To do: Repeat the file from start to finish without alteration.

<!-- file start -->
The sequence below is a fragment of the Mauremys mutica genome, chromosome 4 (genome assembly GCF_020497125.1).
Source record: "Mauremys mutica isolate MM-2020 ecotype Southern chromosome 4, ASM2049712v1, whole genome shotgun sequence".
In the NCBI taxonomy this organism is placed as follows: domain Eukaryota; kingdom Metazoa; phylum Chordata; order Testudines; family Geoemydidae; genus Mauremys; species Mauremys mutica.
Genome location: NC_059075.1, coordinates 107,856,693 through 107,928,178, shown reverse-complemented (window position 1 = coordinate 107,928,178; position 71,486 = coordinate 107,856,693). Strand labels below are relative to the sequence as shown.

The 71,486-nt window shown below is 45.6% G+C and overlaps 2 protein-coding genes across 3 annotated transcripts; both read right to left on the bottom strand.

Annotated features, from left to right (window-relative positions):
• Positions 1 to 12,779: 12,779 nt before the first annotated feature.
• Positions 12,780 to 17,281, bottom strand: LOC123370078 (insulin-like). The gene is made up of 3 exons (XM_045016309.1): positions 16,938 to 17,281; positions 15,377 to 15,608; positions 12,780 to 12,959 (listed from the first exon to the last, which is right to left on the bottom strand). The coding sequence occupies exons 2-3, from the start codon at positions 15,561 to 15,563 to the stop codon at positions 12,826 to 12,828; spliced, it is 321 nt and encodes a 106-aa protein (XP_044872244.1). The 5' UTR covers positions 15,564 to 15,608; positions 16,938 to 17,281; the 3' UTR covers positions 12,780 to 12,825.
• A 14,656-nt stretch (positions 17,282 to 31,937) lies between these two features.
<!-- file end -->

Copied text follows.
The sequence below is a fragment of the Mauremys mutica genome, chromosome 4 (genome assembly GCF_020497125.1).
Source record: "Mauremys mutica isolate MM-2020 ecotype Southern chromosome 4, ASM2049712v1, whole genome shotgun sequence".
In the NCBI taxonomy this organism is placed as follows: domain Eukaryota; kingdom Metazoa; phylum Chordata; order Testudines; family Geoemydidae; genus Mauremys; species Mauremys mutica.
Genome location: NC_059075.1, coordinates 107,856,693 through 107,928,178, shown reverse-complemented (window position 1 = coordinate 107,928,178; position 71,486 = coordinate 107,856,693). Strand labels below are relative to the sequence as shown.

The 71,486-nt window shown below is 45.6% G+C and overlaps 2 protein-coding genes across 3 annotated transcripts; both read right to left on the bottom strand.

Annotated features, from left to right (window-relative positions):
• Positions 1 to 12,779: 12,779 nt before the first annotated feature.
• Positions 12,780 to 17,281, bottom strand: LOC123370078 (insulin-like). The gene is made up of 3 exons (XM_045016309.1): positions 16,938 to 17,281; positions 15,377 to 15,608; positions 12,780 to 12,959 (listed from the first exon to the last, which is right to left on the bottom strand). The coding sequence occupies exons 2-3, from the start codon at positions 15,561 to 15,563 to the stop codon at positions 12,826 to 12,828; spliced, it is 321 nt and encodes a 106-aa protein (XP_044872244.1). The 5' UTR covers positions 15,564 to 15,608; positions 16,938 to 17,281; the 3' UTR covers positions 12,780 to 12,825.
• A 14,656-nt stretch (positions 17,282 to 31,937) lies between these two features.